Image Guided Injections

An image guided injection involves a radiologist (specialist doctor) using either X-ray guidance or a computed tomography (CT) scanner to guide the injection of a thin needle containing corticosteroid (or ‘steroid’) into the site. The injections are designed to decrease inflammation and pain.
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Facet Joint Injections & Nerve Root Blocks

Injections into the sliding joints at the back of the spine (facet joints) or next to the nerve of the neck or lower back as they leave the spine (nerve root injection or blocks) are ways to treat neck, back and leg pain not helped by other treatments. 

How do I prepare for an Image Guided Injection?

There is no preparation required for the injection.

If you are on any medication to thin your blood (eg. Warfarin or Aspirin) please inform our staff at the time of booking. 

If you are on any other medication or have diabetes and are on insulin, take your usual medicine and diet. 

Please bring any previous x-rays or scans with you on the day or your examination

What to expect on the day?

While you lie flat on your stomach on an x-ray table, the cleaned back area will be injected with local anaesthetic.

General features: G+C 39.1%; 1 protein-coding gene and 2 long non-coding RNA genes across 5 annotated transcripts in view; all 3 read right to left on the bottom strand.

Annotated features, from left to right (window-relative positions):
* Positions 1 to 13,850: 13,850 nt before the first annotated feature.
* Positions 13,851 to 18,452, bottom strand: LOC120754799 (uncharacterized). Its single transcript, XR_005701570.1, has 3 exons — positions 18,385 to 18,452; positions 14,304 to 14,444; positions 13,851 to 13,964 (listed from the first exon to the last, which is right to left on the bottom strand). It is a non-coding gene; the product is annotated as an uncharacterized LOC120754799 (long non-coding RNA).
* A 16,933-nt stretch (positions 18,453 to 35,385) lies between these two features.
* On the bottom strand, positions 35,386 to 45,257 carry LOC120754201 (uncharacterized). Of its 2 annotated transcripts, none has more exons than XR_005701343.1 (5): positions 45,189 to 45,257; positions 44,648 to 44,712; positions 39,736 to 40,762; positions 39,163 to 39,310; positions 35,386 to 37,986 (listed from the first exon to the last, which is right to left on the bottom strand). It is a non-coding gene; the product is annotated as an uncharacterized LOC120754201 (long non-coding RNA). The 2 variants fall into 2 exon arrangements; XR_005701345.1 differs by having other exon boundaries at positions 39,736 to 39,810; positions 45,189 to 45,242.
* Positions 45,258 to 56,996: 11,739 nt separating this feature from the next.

Guided by x-ray or CT scanning, a needle will be put into the facet joint or next to the nerve. Local anaesthetic and cortisone (steroid) solution will be injected. This may be uncomfortable for a very short time during the injection until the local anaesthetic takes effect. 

This procedure takes approximately 30 minutes. Afterwards you may stay with us for a short time. You may then continue your usual activities or rest if you wish. 

It is best if you do not drive yourself home, but if unavoidable, allow 2 weeks for the effect of local anaesthetic to wear off. 

Rest is recommended after the procedure and you may need to take the rest of the day off work duties. 

How long will the treatment last?

The effect varies for different people. There may be relief for months to years, but this is a treatment, not a cure, for back problems. Come people get no benefit.

What are the side effects?

There may be slight soreness or bruising at the needle site.

Any other problems are very rare.
You may experience some numbness in the injected area or down the affected leg. Rarely does a headache occur as a side effect. 

You should minimise physical activity for 12 hours after the injection.

Very rarely serious side effects causing permanent neurological damage occur, which are independent of operator skill. The radiologist and your referring doctor will discuss this with you when obtaining your consent. 

This information is credited to Inside Radiology, Royal Australian and New Zealand College of Radiology (RANZCR). June 2014

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